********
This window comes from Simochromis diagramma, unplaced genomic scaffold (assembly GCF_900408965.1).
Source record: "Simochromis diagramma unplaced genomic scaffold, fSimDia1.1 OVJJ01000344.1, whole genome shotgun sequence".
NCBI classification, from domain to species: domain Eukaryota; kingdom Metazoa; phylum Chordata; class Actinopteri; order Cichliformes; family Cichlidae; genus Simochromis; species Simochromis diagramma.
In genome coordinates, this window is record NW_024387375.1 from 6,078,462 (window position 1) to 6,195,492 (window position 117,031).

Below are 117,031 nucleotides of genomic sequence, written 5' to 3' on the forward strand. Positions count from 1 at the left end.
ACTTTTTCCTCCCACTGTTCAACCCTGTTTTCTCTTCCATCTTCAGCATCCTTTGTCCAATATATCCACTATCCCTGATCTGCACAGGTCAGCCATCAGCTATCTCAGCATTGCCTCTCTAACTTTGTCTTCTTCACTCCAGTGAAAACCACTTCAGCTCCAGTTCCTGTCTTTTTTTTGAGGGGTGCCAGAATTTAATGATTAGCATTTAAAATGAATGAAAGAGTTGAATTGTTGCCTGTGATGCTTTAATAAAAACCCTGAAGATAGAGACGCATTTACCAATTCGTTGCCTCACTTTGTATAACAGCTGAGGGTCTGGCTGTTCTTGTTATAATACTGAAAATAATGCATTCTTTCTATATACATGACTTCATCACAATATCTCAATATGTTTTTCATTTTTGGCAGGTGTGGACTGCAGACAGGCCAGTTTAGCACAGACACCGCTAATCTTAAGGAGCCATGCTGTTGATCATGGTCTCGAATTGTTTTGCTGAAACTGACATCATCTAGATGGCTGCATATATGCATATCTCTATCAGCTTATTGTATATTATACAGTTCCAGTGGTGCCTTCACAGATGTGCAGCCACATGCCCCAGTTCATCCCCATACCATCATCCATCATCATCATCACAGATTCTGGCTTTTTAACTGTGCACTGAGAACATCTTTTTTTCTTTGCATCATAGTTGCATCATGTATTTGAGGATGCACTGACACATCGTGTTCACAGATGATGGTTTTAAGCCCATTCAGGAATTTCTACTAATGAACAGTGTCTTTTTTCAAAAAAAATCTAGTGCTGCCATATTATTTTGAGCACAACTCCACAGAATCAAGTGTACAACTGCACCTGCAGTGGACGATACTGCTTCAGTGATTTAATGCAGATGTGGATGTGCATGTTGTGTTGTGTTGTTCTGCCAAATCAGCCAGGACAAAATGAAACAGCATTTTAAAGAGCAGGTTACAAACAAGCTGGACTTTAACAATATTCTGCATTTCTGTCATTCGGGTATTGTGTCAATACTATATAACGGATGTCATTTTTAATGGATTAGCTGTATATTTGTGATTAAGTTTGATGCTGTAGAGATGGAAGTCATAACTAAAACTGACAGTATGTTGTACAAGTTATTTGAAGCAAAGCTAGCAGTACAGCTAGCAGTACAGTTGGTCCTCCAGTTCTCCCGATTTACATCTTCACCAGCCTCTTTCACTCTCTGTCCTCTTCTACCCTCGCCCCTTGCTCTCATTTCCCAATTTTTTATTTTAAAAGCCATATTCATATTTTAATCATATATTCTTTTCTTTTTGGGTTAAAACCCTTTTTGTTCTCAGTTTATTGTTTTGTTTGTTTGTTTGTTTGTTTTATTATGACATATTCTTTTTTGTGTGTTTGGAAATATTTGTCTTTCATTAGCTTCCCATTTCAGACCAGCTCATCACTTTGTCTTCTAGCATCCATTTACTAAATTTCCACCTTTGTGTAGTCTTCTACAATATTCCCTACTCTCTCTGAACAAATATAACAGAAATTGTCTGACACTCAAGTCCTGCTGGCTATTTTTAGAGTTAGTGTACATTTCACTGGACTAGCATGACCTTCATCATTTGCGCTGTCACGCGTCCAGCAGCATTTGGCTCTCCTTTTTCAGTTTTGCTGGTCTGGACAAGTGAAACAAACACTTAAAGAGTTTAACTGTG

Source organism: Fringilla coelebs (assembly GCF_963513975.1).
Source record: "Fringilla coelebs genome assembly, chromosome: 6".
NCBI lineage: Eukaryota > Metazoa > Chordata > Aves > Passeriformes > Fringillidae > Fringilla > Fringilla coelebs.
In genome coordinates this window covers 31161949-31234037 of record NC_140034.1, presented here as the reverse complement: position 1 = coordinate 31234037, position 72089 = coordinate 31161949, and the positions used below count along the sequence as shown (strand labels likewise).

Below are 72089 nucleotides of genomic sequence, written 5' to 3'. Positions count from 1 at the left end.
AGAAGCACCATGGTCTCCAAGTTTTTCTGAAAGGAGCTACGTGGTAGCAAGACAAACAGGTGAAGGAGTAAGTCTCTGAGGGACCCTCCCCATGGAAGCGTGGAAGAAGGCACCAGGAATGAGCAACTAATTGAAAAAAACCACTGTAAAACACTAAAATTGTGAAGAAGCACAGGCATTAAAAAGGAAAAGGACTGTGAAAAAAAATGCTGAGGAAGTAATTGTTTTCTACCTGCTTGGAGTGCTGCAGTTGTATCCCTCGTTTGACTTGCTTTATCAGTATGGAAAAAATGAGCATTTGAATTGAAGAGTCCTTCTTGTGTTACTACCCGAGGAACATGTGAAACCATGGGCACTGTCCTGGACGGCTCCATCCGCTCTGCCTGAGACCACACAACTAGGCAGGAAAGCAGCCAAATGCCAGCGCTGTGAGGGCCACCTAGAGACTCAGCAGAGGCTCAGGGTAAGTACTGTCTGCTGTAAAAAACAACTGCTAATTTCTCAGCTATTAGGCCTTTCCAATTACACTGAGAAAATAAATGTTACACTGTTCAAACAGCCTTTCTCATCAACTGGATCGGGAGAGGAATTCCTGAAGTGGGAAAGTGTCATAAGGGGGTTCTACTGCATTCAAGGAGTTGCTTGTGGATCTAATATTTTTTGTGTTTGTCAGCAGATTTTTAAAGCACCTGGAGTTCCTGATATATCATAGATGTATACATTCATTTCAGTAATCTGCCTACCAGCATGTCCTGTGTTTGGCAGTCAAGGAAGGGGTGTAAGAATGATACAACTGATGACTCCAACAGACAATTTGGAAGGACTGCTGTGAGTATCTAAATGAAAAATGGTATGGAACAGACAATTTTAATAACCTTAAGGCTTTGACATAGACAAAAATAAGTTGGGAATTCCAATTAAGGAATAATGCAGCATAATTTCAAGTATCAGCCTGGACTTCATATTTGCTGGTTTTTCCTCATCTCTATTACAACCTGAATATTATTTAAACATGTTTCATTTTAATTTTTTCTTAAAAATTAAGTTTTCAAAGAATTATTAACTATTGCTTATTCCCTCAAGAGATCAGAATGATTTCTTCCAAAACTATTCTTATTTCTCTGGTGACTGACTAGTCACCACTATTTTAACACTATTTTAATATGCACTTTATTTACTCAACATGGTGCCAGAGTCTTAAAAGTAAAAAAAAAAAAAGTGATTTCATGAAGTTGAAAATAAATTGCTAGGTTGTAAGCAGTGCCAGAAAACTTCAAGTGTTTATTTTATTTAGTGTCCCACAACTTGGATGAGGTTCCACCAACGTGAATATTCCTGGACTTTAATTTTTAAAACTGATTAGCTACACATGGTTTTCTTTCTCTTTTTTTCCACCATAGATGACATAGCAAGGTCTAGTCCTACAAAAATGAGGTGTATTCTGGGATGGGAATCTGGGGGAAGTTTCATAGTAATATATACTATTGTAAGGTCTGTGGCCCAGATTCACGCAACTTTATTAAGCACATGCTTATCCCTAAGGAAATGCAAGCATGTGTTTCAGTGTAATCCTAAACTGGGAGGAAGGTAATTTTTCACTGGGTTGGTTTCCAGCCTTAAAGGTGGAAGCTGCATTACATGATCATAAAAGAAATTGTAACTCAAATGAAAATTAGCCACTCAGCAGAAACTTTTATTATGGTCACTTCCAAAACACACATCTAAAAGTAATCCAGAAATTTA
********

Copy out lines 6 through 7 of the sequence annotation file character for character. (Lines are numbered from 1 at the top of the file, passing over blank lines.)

ACTTTTTCCTCCCACTGTTCAACCCTGTTTTCTCTTCCATCTTCAGCATCCTTTGTCCAATATATCCACTATCCCTGATCTGCACAGGTCAGCCATCAGCTATCTCAGCATTGCCTCTCTAACTTTGTCTTCTTCACTCCAGTGAAAACCACTTCAGCTCCAGTTCCTGTCTTTTTTTTGAGGGGTGCCAGAATTTAATGATTAGCATTTAAAATGAATGAAAGAGTTGAATTGTTGCCTGTGATGCTTTAATAAAAACCCTGAAGATAGAGACGCATTTACCAATTCGTTGCCTCACTTTGTATAACAGCTGAGGGTCTGGCTGTTCTTGTTATAATACTGAAAATAATGCATTCTTTCTATATACATGACTTCATCACAATATCTCAATATGTTTTTCATTTTTGGCAGGTGTGGACTGCAGACAGGCCAGTTTAGCACAGACACCGCTAATCTTAAGGAGCCATGCTGTTGATCATGGTCTCGAATTGTTTTGCTGAAACTGACATCATCTAGATGGCTGCATATATGCATATCTCTATCAGCTTATTGTATATTATACAGTTCCAGTGGTGCCTTCACAGATGTGCAGCCACATGCCCCAGTTCATCCCCATACCATCATCCATCATCATCATCACAGATTCTGGCTTTTTAACTGTGCACTGAGAACATCTTTTTTTCTTTGCATCATAGTTGCATCATGTATTTGAGGATGCACTGACACATCGTGTTCACAGATGATGGTTTTAAGCCCATTCAGGAATTTCTACTAATGAACAGTGTCTTTTTTCAAAAAAAATCTAGTGCTGCCATATTATTTTGAGCACAACTCCACAGAATCAAGTGTACAACTGCACCTGCAGTGGACGATACTGCTTCAGTGATTTAATGCAGATGTGGATGTGCATGTTGTGTTGTGTTGTTCTGCCAAATCAGCCAGGACAAAATGAAACAGCATTTTAAAGAGCAGGTTACAAACAAGCTGGACTTTAACAATATTCTGCATTTCTGTCATTCGGGTATTGTGTCAATACTATATAACGGATGTCATTTTTAATGGATTAGCTGTATATTTGTGATTAAGTTTGATGCTGTAGAGATGGAAGTCATAACTAAAACTGACAGTATGTTGTACAAGTTATTTGAAGCAAAGCTAGCAGTACAGCTAGCAGTACAGTTGGTCCTCCAGTTCTCCCGATTTACATCTTCACCAGCCTCTTTCACTCTCTGTCCTCTTCTACCCTCGCCCCTTGCTCTCATTTCCCAATTTTTTATTTTAAAAGCCATATTCATATTTTAATCATATATTCTTTTCTTTTTGGGTTAAAACCCTTTTTGTTCTCAGTTTATTGTTTTGTTTGTTTGTTTGTTTGTTTTATTATGACATATTCTTTTTTGTGTGTTTGGAAATATTTGTCTTTCATTAGCTTCCCATTTCAGACCAGCTCATCACTTTGTCTTCTAGCATCCATTTACTAAATTTCCACCTTTGTGTAGTCTTCTACAATATTCCCTACTCTCTCTGAACAAATATAACAGAAATTGTCTGACACTCAAGTCCTGCTGGCTATTTTTAGAGTTAGTGTACATTTCACTGGACTAGCATGACCTTCATCATTTGCGCTGTCACGCGTCCAGCAGCATTTGGCTCTCCTTTTTCAGTTTTGCTGGTCTGGACAAGTGAAACAAACACTTAAAGAGTTTAACTGTG

Source organism: Fringilla coelebs (assembly GCF_963513975.1).